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William Adolphe Bouguereau (French, 1825-1905)
Property from an Important Midwestern Collection
William Adolphe Bouguereau (French, 1825-1905)

Chansons de printemps

Details
William Adolphe Bouguereau (French, 1825-1905)
Chansons de printemps
signed and dated 'W-BOVGVEREAV-1889' (lower right)
oil on canvas
58 ¼ x 39 in. (148 x 99 cm.)
Provenance
The artist.
with M. Knoedler & Co., New York, acquired directly from the above during the Exposition universelle, delivered 12 December 1889, as Chansons d'Amour.
George S. Scott, New York, acquired directly from the above, 31 December 1889.
George B. Mathews (d. 1942) and Jenny R. Modisette Matthews (d. 1951), Buffalo, NY, by 1896.
By descent to their heirs, Charlotte, NC.
Their sale; Christie's, New York, 12 April 2007, lot 100.
Acquired at the above sale by the present owner.
Literature
Braun & Clément, Oeuvres choisies des maîtres, no. 3225, illustrated.
M. Vachon, W. Bouguereau, Paris, 1900, p. 156.
'Buffalo Loan Exhibition,' The Art Interchange, vol. 36, no. 3, New York, March 1896, p. 69, as Songs of Spring and Whisperings of Love.
'Bouguereau,' Masters in Art: A Series of Illustrated Monographs, part 82, vol. 7, Boston, October 1906, p. 39, pl. IX, illustrated, as Songs of Spring.
Buffalo Sunday Times, 6 March 1927, p. 58.
M. S. Walker, 'A Summary Catalogue of the Paintings,' in William Bouguereau: l’art pompier, exh. cat., Borghi & Co., New York, 1991, p. 73.
D. Bartoli and F. Ross, William Bouguereau: His Life and Works, New York, 2010, p. 337, pl. 201, illustrated.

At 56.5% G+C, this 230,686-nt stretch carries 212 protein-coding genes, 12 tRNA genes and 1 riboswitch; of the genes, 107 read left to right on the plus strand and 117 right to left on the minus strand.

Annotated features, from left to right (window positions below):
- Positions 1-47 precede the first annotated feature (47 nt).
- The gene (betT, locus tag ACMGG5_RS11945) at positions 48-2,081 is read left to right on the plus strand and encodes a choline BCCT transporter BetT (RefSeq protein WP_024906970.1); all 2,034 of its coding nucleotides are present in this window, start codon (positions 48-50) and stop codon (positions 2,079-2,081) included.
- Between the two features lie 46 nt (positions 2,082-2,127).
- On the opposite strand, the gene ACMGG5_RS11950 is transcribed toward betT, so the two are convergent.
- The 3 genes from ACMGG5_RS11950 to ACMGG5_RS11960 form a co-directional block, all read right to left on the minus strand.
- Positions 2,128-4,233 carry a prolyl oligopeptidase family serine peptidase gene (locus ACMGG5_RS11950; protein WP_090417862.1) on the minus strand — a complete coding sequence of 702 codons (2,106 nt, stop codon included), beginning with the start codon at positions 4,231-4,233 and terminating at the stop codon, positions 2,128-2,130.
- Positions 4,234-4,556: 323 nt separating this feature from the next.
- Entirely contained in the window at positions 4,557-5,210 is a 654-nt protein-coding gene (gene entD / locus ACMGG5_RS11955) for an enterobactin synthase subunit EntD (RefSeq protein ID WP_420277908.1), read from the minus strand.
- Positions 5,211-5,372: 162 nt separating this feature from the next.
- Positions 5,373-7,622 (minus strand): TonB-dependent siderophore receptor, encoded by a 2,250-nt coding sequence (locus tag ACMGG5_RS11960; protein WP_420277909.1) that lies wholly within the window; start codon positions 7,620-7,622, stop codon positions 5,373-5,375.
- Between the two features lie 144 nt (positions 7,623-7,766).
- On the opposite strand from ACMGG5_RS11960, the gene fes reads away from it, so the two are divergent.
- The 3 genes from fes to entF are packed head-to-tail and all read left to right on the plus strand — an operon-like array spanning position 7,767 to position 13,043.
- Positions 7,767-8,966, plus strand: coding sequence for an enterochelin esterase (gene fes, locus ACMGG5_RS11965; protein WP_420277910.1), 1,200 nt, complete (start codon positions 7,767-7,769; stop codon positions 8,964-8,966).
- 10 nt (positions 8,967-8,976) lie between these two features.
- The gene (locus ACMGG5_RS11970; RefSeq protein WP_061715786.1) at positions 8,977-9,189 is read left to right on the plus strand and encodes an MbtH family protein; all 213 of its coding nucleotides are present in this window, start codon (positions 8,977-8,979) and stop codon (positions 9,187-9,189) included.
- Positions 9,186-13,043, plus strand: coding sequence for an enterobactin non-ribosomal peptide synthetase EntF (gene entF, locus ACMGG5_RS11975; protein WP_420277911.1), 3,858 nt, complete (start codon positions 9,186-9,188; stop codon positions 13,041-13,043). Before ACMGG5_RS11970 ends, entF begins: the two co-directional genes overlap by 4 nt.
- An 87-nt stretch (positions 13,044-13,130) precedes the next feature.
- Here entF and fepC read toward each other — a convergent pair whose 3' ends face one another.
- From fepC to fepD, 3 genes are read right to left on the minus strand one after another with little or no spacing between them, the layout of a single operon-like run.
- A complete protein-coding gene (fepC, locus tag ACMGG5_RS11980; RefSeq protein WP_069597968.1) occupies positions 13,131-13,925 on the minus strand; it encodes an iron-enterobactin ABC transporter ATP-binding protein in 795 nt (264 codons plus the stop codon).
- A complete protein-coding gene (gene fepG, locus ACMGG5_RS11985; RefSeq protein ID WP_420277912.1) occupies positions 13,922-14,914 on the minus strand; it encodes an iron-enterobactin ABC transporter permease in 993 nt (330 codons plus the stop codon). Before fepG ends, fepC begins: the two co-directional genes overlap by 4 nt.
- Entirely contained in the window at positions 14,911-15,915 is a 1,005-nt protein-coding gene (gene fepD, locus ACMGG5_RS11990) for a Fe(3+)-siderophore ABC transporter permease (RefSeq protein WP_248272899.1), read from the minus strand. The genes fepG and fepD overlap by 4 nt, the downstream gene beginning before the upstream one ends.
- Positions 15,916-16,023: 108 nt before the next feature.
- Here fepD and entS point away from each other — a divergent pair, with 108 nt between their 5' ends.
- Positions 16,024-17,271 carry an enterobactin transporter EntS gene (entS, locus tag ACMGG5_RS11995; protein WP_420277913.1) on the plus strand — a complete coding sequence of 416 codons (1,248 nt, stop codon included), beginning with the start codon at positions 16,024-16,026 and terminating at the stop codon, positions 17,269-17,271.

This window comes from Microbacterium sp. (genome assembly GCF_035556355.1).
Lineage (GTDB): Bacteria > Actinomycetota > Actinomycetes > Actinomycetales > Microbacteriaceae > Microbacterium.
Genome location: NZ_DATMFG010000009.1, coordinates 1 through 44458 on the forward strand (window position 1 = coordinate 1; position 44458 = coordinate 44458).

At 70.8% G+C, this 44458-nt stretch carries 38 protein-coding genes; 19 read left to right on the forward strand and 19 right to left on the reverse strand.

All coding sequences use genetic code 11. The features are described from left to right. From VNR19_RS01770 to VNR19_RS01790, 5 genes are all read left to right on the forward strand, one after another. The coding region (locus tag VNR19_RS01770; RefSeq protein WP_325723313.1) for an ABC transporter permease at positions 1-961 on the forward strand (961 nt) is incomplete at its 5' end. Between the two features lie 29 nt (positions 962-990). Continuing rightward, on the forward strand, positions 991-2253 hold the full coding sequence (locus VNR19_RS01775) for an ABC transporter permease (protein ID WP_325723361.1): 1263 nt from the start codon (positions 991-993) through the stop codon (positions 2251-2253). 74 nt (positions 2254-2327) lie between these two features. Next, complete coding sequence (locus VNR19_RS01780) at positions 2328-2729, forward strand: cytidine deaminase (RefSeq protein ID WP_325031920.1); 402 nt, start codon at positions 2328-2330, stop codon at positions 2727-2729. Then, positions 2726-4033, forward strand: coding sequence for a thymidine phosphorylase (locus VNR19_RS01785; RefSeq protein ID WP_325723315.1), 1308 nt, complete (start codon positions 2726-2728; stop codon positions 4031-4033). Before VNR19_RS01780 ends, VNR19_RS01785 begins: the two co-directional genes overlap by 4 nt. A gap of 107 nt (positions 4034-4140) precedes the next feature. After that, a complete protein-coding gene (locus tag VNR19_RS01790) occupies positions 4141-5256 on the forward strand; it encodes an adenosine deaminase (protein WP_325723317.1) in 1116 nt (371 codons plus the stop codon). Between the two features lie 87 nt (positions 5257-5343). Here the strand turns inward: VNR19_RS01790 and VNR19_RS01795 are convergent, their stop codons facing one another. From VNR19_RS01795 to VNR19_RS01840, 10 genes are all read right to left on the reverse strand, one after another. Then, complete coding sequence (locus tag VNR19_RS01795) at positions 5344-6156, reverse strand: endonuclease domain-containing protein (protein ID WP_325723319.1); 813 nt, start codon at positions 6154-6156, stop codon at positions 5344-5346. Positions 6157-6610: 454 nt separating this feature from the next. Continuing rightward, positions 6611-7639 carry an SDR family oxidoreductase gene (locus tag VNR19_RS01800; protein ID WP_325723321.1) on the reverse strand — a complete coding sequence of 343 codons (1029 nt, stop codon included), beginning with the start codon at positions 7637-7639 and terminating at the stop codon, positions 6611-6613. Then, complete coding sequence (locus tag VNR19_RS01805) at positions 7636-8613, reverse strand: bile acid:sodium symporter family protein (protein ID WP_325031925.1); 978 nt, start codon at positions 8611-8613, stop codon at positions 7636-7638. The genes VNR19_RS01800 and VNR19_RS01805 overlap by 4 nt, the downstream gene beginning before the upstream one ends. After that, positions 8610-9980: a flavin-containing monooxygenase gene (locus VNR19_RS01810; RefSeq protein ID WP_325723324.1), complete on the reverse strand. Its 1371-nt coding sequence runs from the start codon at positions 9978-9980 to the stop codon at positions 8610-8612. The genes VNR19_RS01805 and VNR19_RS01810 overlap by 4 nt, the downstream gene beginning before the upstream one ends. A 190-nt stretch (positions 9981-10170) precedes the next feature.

D. Bartoli and F. Ross, William Bouguereau: Catalogue Raisonné of his Painted Work, New York, 2010, p. 261, no. 1889/16, illustrated.
Exhibited
Paris, Exposition universelle, 1889, no. 161, as Chanson du printemps.
Buffalo, Fine Arts Academy, A Loan Collection of Paintings, February 1896, no. 29, as Songs of Spring.

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Lot Essay

William Bouguereau was awarded the Grand Prix de Rome in 1850, and he spent the next three years at the glorious Villa de Medicis, where the young artist spent his days immersed in the imagery of Classical Antiquity and the Renaissance. Chansons de printemps is a monumental and exquisite expression of a subject matter that would appear frequently through the master’s oeuvre. Coined tableaux de fantasie by the artist, these paintings provided the perfect vehicle for Bouguereau’s artistic dedication to the creation of beautiful forms and harmonious colors. Inspired by themes from Classical Antiquity, as well as images from the great masters of the Italian Renaissance such as Raphael (fig. 1), these paintings represent the artist’s response to his favorite classical poems and writings. Bouguereau kept copies of both Virgil and Ovid by his bedside, and works from this genre of his oeuvre must be viewed as manifestations of these particular reveries.
The Classical world and the academic tradition that evolved from the images and motifs of Antiquity offered Bouguereau a rich and varied pool of subjects for the expressions of his formidable talents. Bathers, nymphs, Venuses and allegories abound throughout his oeuvre. Bouguereau recognized the importance of drawing inspiration from Antiquity. In a lecture given at the Institut de France in 1885, the artist said, ‘Antiquity reveals what an inexhaustible source of variegated inspiration nature is. With a relatively restricted number of elements – a head, a bust, arms, a torso, legs, a stomach – how many masterpieces she has made! Then why seek out other things to paint or sculpt?’ (W. Bouguereau, 'Discours de M. Bouguereau', in ance publique annuelle des cinqs Academies du 24 Octobre 1885, Institut de France).